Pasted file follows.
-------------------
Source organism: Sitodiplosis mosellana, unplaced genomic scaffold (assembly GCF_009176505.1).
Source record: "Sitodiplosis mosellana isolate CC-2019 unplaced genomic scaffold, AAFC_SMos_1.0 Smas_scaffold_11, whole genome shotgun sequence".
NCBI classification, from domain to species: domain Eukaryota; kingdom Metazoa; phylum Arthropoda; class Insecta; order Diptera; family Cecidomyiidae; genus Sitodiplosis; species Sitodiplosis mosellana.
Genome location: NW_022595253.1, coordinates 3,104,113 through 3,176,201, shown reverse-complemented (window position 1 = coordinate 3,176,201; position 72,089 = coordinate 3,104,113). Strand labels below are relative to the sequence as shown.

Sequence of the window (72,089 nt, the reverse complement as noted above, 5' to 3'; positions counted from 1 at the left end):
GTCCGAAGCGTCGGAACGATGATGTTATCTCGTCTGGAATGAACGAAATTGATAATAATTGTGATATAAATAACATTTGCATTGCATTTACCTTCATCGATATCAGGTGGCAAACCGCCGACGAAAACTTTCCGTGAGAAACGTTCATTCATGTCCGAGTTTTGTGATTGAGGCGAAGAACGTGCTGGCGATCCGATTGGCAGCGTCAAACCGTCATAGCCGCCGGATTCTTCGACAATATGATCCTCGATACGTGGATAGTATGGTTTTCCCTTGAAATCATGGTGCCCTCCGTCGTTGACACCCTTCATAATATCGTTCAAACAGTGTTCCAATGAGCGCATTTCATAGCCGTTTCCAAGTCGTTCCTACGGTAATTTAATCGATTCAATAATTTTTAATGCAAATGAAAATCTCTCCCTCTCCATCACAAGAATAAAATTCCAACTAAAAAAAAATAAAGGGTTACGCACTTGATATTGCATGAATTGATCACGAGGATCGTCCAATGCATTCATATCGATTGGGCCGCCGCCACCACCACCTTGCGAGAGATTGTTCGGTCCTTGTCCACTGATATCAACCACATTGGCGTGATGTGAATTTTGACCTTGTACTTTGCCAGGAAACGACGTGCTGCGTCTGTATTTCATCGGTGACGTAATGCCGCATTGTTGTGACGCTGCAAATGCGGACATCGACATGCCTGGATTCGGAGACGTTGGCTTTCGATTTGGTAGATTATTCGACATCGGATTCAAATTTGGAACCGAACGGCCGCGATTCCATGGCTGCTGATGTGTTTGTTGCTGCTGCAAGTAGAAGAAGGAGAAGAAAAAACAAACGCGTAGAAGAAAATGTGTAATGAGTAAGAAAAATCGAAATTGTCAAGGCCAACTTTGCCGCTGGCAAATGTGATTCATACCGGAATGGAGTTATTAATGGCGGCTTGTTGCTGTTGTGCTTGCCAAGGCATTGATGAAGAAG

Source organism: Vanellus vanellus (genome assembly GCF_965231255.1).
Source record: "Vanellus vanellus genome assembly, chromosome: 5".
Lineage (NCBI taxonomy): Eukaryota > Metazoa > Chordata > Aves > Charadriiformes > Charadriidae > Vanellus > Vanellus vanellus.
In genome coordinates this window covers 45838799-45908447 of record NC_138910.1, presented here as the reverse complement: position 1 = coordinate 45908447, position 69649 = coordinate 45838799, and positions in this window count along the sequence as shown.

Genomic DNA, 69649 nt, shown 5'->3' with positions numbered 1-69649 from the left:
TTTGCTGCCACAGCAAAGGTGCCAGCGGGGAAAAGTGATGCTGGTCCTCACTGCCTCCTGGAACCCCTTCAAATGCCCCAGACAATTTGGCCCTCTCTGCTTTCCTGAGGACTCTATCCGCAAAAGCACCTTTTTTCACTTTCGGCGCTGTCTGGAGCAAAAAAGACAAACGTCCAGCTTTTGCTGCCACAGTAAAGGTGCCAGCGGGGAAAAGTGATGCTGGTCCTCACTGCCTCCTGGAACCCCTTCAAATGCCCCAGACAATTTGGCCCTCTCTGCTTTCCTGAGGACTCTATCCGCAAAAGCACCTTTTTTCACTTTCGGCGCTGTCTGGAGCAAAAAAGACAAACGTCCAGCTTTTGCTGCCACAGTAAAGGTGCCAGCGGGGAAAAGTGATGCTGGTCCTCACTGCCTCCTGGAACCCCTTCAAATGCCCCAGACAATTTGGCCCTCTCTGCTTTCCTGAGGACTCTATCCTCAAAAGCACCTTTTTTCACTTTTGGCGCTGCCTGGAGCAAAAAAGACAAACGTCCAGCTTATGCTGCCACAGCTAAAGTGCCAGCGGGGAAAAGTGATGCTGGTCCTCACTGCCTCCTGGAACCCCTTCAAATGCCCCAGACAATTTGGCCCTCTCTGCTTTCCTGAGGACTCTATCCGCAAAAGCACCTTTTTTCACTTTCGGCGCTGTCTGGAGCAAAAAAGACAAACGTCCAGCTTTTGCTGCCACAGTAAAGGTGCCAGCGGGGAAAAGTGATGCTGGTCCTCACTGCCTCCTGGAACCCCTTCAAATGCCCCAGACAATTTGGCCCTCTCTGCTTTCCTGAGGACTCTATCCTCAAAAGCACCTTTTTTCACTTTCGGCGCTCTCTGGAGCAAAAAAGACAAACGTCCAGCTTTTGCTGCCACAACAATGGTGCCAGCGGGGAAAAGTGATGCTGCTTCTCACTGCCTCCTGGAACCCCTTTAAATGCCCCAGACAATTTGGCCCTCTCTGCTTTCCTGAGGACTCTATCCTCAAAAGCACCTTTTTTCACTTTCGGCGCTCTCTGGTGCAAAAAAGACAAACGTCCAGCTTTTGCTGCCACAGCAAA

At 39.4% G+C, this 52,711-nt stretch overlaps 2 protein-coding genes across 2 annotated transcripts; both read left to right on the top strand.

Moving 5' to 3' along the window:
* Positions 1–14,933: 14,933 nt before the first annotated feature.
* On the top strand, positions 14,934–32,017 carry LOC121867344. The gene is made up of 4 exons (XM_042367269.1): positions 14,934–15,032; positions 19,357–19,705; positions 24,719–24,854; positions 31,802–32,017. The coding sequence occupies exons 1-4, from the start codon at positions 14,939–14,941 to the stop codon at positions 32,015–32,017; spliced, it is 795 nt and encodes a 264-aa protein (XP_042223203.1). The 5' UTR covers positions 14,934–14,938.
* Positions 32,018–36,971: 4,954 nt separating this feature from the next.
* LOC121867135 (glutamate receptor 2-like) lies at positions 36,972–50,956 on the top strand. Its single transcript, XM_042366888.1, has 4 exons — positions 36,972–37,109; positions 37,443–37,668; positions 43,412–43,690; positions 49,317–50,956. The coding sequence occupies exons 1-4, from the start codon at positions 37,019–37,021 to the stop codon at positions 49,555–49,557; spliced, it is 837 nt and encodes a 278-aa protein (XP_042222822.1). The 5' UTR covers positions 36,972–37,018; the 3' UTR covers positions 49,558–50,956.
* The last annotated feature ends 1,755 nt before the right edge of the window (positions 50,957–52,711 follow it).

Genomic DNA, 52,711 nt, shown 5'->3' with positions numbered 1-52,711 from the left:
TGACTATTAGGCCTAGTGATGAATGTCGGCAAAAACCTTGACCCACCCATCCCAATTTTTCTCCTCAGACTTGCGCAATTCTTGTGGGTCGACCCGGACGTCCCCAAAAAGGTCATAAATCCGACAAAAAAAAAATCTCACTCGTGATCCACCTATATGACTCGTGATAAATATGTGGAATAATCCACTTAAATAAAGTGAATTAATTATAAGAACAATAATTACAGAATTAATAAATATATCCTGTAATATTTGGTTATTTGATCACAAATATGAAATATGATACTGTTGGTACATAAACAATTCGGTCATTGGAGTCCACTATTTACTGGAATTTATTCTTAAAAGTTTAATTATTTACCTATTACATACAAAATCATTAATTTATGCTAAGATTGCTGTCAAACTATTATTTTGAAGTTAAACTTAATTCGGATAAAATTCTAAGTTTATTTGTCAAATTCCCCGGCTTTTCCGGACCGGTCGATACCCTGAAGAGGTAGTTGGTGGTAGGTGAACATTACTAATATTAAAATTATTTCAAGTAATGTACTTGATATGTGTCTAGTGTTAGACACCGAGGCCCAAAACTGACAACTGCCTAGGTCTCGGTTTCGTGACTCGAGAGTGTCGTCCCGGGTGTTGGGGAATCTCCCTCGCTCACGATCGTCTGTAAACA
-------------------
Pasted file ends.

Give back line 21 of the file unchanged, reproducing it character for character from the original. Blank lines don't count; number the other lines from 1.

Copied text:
TGACTATTAGGCCTAGTGATGAATGTCGGCAAAAACCTTGACCCACCCATCCCAATTTTTCTCCTCAGACTTGCGCAATTCTTGTGGGTCGACCCGGACGTCCCCAAAAAGGTCATAAATCCGACAAAAAAAAAATCTCACTCGTGATCCACCTATATGACTCGTGATAAATATGTGGAATAATCCACTTAAATAAAGTGAATTAATTATAAGAACAATAATTACAGAATTAATAAATATATCCTGTAATATTTGGTTATTTGATCACAAATATGAAATATGATACTGTTGGTACATAAACAATTCGGTCATTGGAGTCCACTATTTACTGGAATTTATTCTTAAAAGTTTAATTATTTACCTATTACATACAAAATCATTAATTTATGCTAAGATTGCTGTCAAACTATTATTTTGAAGTTAAACTTAATTCGGATAAAATTCTAAGTTTATTTGTCAAATTCCCCGGCTTTTCCGGACCGGTCGATACCCTGAAGAGGTAGTTGGTGGTAGGTGAACATTACTAATATTAAAATTATTTCAAGTAATGTACTTGATATGTGTCTAGTGTTAGACACCGAGGCCCAAAACTGACAACTGCCTAGGTCTCGGTTTCGTGACTCGAGAGTGTCGTCCCGGGTGTTGGGGAATCTCCCTCGCTCACGATCGTCTGTAAACA